This one’s a bit more practical and one of those “this has worked for me”. Obviously, if you’re having the same issue this might not work for you. However, I wanted to toss this out into the ether just incase I might be able to help someone out there.
When I first became serious about Squatting I was plagued with elbow pain (which hasn’t fully abated but has a different cause), specifically in my left elbow. This is a fairly common phenomena with Low-Bar squatters. Around the same time I noticed, from constantly filming my sets, that I had a significant lean to my right-hand side. Perhaps this is best illustrated by a video from my first meet:
This seemed to correlate with elbow pain and conceptually it made sense to me. If the bar was lower on the right-hand side it would pull up on my left arm irritating the connective tissue. I figured something was tight and pulling my right shoulder lower than my left. So I spent a lot of time hunting for trigger points on my right-side, specifically foam rolling the lats as I felt they were probably the primary issue. It got me largely nowhere.
I was able to compensate for the issue by actively shrugging my right shoulder up during Squats sets. This was suggested to me by Tom Campitelli and it worked fairly well until heavier sets where it was difficult to concentrate on keeping the shoulder higher. The pain abated but the issue persisted. Eventually the pain came back as well and I began hunting, once again, for an answer to the issue.
I had assumed that my shoulders were just asymmetrical as a result of an anatomical anomaly. I asked the 70’s Big guys if they had ever seen anything like this and Mike Battaglino made the correct call. He’d said that in the past his scalenes and traps and gotten tight in the past and he’d seen something similar. This was an entirely new idea for me as I’d spent all my time trying to treat the opposite side of the body than where the tightness had been occurring.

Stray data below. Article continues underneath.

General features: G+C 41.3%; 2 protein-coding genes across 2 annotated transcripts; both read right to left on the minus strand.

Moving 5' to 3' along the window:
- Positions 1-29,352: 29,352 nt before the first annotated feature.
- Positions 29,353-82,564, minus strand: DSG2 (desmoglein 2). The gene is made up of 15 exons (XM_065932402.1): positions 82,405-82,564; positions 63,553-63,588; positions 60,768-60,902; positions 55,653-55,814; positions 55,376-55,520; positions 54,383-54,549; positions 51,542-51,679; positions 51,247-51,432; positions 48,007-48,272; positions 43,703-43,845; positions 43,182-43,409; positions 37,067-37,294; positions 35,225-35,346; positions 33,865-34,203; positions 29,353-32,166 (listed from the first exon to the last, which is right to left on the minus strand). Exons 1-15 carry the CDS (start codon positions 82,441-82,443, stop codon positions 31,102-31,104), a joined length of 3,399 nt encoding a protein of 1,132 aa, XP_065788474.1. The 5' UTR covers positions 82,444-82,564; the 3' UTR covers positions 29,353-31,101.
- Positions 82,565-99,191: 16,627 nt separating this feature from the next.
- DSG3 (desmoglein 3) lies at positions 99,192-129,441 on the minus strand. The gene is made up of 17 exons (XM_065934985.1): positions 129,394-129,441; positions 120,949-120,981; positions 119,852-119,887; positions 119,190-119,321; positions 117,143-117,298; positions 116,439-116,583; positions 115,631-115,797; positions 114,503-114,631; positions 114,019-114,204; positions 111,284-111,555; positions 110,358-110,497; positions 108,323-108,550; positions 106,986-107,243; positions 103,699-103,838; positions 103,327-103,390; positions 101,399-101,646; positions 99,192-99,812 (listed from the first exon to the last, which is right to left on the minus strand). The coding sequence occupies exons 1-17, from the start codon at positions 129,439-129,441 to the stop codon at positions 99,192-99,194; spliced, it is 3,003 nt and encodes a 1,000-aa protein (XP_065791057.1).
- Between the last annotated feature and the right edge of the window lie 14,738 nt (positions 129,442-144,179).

The trap/neck area is a hard area to hit. You can’t foam roll it, it’s pretty tough to hit with a lacrosse ball (other than the top of the traps). I had some success with a theracane. But what worked the best (and has continued to work) is hitting the area with a car buffer prior to Squatting. The car buffer works well for this because the machine does most of the work (as opposed to other methods which require your bodyweight or manual pressure). You can also push on it to apply additional pressure.
What’s worked for me is starting with the top of the traps and grinding on as much trap as you can reach back for, then working on the top of the traps and grazing the scalene muscles as much as possible. The neck is a very sensitive area (at least for me) so gentle pressure is all that’s required.
For further reading on this topic check out Paul Ingraham’s post on neck trigger points.
1. “Scalenus” by User:Mikael Häggström. Original uploader was Mikael Häggström at en.wikipedia – Transferred from en.wikipedia; transferred to Commons by User:IngerAlHaosului using CommonsHelper. (Original text : Image:Gray387.png). Licensed under Public domain via Wikimedia Commons.
2. “Trapezius Gray409” by Mikael Häggström. When using this image in external works, it may be cited as follows: Häggström, Mikael. “Medical gallery of Mikael Häggström 2014”. Wikiversity Journal of Medicine 1 (2). DOI:10.15347/wjm/2014.008. ISSN 20018762. – Image:Gray409.png. Licensed under Public domain via Wikimedia Commons.